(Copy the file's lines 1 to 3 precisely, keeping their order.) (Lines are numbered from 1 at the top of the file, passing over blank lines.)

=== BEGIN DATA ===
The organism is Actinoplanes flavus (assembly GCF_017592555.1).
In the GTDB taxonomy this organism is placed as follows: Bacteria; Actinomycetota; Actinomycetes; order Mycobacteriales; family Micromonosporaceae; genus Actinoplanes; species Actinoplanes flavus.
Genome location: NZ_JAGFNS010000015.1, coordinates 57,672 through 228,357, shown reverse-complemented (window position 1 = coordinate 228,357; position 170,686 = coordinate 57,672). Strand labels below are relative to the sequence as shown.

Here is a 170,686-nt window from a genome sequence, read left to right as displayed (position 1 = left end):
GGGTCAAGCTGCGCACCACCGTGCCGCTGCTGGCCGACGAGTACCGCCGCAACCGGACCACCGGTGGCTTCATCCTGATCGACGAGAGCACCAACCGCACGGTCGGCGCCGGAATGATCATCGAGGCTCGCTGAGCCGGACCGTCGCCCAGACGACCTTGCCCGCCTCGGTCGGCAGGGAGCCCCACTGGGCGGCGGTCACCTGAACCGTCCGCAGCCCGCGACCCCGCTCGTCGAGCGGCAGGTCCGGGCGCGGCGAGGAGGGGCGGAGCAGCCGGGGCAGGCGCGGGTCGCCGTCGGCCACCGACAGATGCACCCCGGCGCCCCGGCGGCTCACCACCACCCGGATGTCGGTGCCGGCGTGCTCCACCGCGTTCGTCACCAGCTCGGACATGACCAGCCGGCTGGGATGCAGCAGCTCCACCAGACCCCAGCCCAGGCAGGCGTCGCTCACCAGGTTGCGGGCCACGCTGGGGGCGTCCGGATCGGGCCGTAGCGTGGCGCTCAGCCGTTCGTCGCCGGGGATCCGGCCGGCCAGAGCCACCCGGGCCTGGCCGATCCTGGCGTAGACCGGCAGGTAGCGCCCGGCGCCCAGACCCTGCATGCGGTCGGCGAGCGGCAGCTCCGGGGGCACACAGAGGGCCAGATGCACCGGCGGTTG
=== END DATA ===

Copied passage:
The organism is Actinoplanes flavus (assembly GCF_017592555.1).
In the GTDB taxonomy this organism is placed as follows: Bacteria; Actinomycetota; Actinomycetes; order Mycobacteriales; family Micromonosporaceae; genus Actinoplanes; species Actinoplanes flavus.
Genome location: NZ_JAGFNS010000015.1, coordinates 57,672 through 228,357, shown reverse-complemented (window position 1 = coordinate 228,357; position 170,686 = coordinate 57,672). Strand labels below are relative to the sequence as shown.